I had asked my crew to do a little bit of prep (I linked them all to older editions of the clan descriptions) and OH WOW did they get into it. Don’t believe me? Take a look
Yup, that’s my wife and her friends vamping it up and taking this way more seriously than I thought they would. What happened next was the most intense Session Zero* I have ever experienced.
*Session Zero refers to the session where players create their characters. In a game like Vampire The Masquerade this is often best to be done in person so that they can all build off each other and determine their relationships as well as how they all came to know one another in this chronicle.
Together my players and I spent about 6 hours total going over every detail we can find and creating characters. My wife had gotten a head start and did some research on the older versions of the game. She was able to create an entire backstory the night before and was able to help the other players. This is where my note from before came into play. With so many rules scattered across so many pages there was a lot of confusion. It took us about 2 hours before we were at a point where we could easily move on. If I’m being completely honest, I think this would have gone smoother with a physical copy of the book.
After getting every set we ended up with two Malkavians, a Tremere, and a Thin-Blooded. While this might not make sense to you mortals, it makes for a very interesting dynamic. After about 6 hours of character creation, we were ready to dive in.
Vampire The Masquerade is, at it’s core, a storytelling game. While yes, there are saves vs X and players can check for traps and roll some dice, Vampire is different. Players use a d10 for all die rolls and instead of adding up numbers, you’re just trying to get higher than a 5 for a “success”. A natural 10 is a critical success and counts as two successes. I’m not going to get into each mechanic of the game but I will tell you that Vampires have A LOT of powers. So dice rolling will happen a lot. Like any good RPG, Vampire makes sure that story overrules dice rolls.
New to V5 is a revamped Hunger mechanic. This, to me, is the most interesting aspect of running a chronicle. Each time a vampire has to use certain powers they have to quell their hunger. Get too hungry and a The Beast takes over and a vampire can think of nothing more but to eat and only eat. Represented by a different color (usually red) these hunger dice will replace a vampire’s regular dice pool the hungrier they get. Making challenges much harder.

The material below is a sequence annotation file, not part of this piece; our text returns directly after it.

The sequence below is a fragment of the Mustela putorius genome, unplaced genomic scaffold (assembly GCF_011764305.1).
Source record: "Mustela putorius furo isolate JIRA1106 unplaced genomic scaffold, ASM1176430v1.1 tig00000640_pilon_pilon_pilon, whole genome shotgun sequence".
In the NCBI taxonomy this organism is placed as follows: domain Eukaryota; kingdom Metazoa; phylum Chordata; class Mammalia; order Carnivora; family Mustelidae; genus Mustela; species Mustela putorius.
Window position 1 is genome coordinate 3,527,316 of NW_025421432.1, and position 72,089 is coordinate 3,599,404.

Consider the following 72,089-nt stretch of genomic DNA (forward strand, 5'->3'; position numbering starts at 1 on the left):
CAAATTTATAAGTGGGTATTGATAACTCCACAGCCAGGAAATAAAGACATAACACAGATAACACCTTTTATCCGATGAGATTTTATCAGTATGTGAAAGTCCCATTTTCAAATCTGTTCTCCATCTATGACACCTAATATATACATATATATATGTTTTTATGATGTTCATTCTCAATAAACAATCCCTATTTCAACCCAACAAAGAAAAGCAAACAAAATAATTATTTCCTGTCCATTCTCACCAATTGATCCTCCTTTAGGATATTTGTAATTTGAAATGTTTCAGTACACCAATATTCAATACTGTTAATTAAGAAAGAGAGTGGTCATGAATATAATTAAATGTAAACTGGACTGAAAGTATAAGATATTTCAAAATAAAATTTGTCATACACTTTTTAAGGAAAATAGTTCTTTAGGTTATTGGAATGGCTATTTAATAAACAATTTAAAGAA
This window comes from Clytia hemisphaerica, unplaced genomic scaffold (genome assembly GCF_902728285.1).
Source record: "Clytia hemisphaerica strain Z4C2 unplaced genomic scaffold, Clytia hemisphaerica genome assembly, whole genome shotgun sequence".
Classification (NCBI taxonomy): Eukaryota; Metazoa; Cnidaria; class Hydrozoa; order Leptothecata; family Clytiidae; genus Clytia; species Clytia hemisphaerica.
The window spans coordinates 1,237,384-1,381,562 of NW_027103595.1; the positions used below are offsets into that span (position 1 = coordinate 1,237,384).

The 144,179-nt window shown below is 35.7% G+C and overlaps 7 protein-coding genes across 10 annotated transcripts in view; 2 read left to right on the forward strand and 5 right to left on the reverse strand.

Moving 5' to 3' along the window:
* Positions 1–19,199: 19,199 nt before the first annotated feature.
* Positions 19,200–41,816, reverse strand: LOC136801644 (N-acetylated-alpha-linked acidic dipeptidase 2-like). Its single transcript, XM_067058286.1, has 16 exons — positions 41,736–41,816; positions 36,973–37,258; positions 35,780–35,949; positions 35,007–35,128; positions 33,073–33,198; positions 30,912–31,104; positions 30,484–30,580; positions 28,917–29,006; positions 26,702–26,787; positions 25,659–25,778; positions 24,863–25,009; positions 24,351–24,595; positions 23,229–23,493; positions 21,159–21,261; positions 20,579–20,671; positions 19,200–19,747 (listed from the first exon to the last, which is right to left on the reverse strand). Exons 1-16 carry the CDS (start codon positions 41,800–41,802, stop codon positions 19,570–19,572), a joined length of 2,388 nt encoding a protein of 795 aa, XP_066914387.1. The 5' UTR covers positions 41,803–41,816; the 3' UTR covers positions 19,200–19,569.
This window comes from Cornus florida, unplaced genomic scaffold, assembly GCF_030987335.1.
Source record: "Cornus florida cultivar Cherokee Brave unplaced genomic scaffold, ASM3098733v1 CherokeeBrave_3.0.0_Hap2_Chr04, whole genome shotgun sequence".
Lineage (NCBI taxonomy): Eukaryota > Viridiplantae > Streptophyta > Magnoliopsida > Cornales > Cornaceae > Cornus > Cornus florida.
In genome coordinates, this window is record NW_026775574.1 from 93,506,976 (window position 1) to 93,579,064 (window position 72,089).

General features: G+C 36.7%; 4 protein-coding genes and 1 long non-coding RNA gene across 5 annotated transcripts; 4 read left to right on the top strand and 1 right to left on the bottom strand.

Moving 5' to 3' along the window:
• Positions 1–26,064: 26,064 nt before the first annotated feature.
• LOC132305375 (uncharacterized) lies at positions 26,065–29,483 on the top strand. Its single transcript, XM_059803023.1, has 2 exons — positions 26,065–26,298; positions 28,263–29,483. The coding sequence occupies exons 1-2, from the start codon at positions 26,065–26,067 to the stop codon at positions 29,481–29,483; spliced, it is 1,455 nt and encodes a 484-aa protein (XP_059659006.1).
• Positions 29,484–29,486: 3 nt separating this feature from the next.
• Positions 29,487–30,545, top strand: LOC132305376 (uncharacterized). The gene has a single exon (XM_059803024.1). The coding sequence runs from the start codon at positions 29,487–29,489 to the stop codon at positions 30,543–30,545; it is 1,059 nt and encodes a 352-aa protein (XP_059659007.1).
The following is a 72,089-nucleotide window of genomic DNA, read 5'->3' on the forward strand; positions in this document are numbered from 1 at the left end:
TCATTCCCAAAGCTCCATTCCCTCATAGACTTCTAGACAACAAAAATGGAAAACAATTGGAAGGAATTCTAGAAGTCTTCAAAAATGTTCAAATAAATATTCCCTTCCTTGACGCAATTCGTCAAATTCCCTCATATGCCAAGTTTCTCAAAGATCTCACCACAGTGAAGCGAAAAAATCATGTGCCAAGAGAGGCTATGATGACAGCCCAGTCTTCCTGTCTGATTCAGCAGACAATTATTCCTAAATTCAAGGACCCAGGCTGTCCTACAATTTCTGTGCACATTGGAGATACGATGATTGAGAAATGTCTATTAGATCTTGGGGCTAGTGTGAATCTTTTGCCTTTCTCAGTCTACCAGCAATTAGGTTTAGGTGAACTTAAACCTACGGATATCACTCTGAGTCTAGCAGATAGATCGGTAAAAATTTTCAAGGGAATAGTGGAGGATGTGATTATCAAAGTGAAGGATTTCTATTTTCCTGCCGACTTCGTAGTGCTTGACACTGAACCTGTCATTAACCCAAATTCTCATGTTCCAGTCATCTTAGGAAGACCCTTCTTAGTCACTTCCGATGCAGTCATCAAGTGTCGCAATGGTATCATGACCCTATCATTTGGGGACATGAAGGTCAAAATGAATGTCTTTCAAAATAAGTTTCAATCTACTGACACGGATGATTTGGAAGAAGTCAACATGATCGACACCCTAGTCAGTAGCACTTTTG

In addition to all the rules, there is the lore and “The Masquerade”. Vampires hide in the shadows to protect themselves and their lineage. Combing secrecy, intrigue, politics, and managing hunger makes for some excellent legs for your chronicle to stand on. The core rulebook gives you so much information that it’s overwhelming. So my advice would be to take your time and learn as you go.
White Wolf has taken great care to give players a new, revamped edition of Vampire The Masquerade with V5 and I am beyond honored that I got a chance to sneak a peek at the core rulebook. I have spent countless nights reading and rereading sections trying to come up with stories to draw my players in. After we finished our second session I thanked my players and told them that I had enough experience to write my review. Every single one of them agreed that they were way to invested and having way too much fun to stop. We all gathered around and scheduled our next session, so I guess I am now running an ongoing chronicle… and I couldn’t be happier about it.
Vampire The Masquerade V5 launches later this year and White Wolf wants me to go broke. There’s this amazing collectors edition with the core rulebook, two extra supplemental books, and the most beautiful vampire dice. I want it. I want it bad. If you want to pre-order the book now we’ll attach a link below for you to do so.
Like most vampires, Vampire The Masquerade has awoken from it’s slumber and is ready to take the world by storm. I, for one, am happy to be along for the ride. Pre-order here.
The author was given a watermarked pdf of the core rulebook for review purposes.